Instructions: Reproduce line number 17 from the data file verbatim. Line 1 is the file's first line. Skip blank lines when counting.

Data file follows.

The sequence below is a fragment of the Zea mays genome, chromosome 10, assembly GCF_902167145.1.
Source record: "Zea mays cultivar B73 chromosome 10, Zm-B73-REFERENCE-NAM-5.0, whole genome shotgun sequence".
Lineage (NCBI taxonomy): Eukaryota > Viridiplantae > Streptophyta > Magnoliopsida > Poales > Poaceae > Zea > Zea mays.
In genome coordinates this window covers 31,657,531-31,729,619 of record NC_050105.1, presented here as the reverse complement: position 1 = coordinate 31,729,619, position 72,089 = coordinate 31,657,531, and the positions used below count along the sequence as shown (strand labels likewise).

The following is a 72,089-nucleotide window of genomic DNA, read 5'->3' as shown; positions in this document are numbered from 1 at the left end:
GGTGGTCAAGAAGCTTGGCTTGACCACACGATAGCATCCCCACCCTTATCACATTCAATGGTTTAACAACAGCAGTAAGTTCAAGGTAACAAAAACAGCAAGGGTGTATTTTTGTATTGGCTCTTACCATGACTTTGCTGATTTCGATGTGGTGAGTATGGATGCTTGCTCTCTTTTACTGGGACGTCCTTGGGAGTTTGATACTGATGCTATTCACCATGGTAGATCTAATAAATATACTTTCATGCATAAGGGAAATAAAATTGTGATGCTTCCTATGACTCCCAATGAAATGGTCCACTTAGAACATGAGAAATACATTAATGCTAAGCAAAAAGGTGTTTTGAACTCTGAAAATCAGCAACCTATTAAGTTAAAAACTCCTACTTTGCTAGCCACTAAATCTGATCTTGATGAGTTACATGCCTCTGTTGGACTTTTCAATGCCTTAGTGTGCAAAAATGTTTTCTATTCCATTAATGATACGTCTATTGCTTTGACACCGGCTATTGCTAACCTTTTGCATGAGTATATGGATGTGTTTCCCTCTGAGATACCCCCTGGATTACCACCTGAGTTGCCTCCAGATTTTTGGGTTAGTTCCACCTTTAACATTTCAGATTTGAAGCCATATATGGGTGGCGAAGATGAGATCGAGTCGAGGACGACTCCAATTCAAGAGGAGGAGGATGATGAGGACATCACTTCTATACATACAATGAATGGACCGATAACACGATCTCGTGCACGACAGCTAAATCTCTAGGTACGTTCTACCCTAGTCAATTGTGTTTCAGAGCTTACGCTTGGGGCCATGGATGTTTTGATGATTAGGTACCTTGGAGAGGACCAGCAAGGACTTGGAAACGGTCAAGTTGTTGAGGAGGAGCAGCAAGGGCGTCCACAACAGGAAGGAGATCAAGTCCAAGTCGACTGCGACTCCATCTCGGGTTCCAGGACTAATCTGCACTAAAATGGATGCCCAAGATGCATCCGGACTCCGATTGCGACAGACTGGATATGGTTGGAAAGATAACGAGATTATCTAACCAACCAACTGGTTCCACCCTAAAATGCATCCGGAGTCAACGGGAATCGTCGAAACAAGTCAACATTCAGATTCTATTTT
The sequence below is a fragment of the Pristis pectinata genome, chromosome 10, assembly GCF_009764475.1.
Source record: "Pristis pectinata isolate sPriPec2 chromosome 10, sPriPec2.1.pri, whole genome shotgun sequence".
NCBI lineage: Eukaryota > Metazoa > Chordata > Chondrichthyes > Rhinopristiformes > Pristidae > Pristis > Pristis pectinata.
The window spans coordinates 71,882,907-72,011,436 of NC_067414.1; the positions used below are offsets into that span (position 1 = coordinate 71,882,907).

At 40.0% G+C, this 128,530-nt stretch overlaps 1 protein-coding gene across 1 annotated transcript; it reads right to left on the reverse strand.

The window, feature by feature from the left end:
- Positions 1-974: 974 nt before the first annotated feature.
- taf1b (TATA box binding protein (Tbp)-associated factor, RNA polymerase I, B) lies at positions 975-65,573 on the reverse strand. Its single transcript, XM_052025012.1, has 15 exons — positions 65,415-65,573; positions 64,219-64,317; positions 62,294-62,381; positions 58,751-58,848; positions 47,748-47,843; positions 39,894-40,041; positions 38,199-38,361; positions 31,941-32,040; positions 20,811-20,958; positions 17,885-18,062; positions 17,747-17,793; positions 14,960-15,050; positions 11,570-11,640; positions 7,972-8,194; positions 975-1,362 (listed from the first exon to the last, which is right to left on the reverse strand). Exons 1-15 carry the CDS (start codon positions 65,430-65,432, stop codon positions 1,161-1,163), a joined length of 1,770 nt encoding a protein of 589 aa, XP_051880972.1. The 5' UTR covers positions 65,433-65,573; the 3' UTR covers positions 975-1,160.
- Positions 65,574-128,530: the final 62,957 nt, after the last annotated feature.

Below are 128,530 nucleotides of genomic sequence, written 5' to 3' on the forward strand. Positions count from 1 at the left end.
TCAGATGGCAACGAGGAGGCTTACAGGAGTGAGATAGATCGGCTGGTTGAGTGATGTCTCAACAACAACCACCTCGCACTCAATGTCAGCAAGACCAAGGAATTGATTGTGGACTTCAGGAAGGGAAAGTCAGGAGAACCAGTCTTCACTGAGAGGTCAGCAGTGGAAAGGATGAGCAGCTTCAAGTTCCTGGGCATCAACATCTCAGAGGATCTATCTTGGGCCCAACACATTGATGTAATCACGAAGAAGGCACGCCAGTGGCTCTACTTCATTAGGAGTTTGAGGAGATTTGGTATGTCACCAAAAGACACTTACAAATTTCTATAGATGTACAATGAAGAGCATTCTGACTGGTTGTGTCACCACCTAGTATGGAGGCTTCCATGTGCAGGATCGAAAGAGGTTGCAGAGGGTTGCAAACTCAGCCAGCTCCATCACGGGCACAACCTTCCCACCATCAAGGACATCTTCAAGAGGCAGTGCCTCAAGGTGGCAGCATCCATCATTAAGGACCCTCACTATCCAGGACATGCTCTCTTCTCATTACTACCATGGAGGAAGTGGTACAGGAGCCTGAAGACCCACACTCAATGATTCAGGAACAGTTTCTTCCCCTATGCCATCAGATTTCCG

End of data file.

TCAGATGGCAACGAGGAGGCTTACAGGAGTGAGATAGATCGGCTGGTTGAGTGATGTCTCAACAACAACCACCTCGCACTCAATGTCAGCAAGACCAAGGAATTGATTGTGGACTTCAGGAAGGGAAAGTCAGGAGAACCAGTCTTCACTGAGAGGTCAGCAGTGGAAAGGATGAGCAGCTTCAAGTTCCTGGGCATCAACATCTCAGAGGATCTATCTTGGGCCCAACACATTGATGTAATCACGAAGAAGGCACGCCAGTGGCTCTACTTCATTAGGAGTTTGAGGAGATTTGGTATGTCACCAAAAGACACTTACAAATTTCTATAGATGTACAATGAAGAGCATTCTGACTGGTTGTGTCACCACCTAGTATGGAGGCTTCCATGTGCAGGATCGAAAGAGGTTGCAGAGGGTTGCAAACTCAGCCAGCTCCATCACGGGCACAACCTTCCCACCATCAAGGACATCTTCAAGAGGCAGTGCCTCAAGGTGGCAGCATCCATCATTAAGGACCCTCACTATCCAGGACATGCTCTCTTCTCATTACTACCATGGAGGAAGTGGTACAGGAGCCTGAAGACCCACACTCAATGATTCAGGAACAGTTTCTTCCCCTATGCCATCAGATTTCCG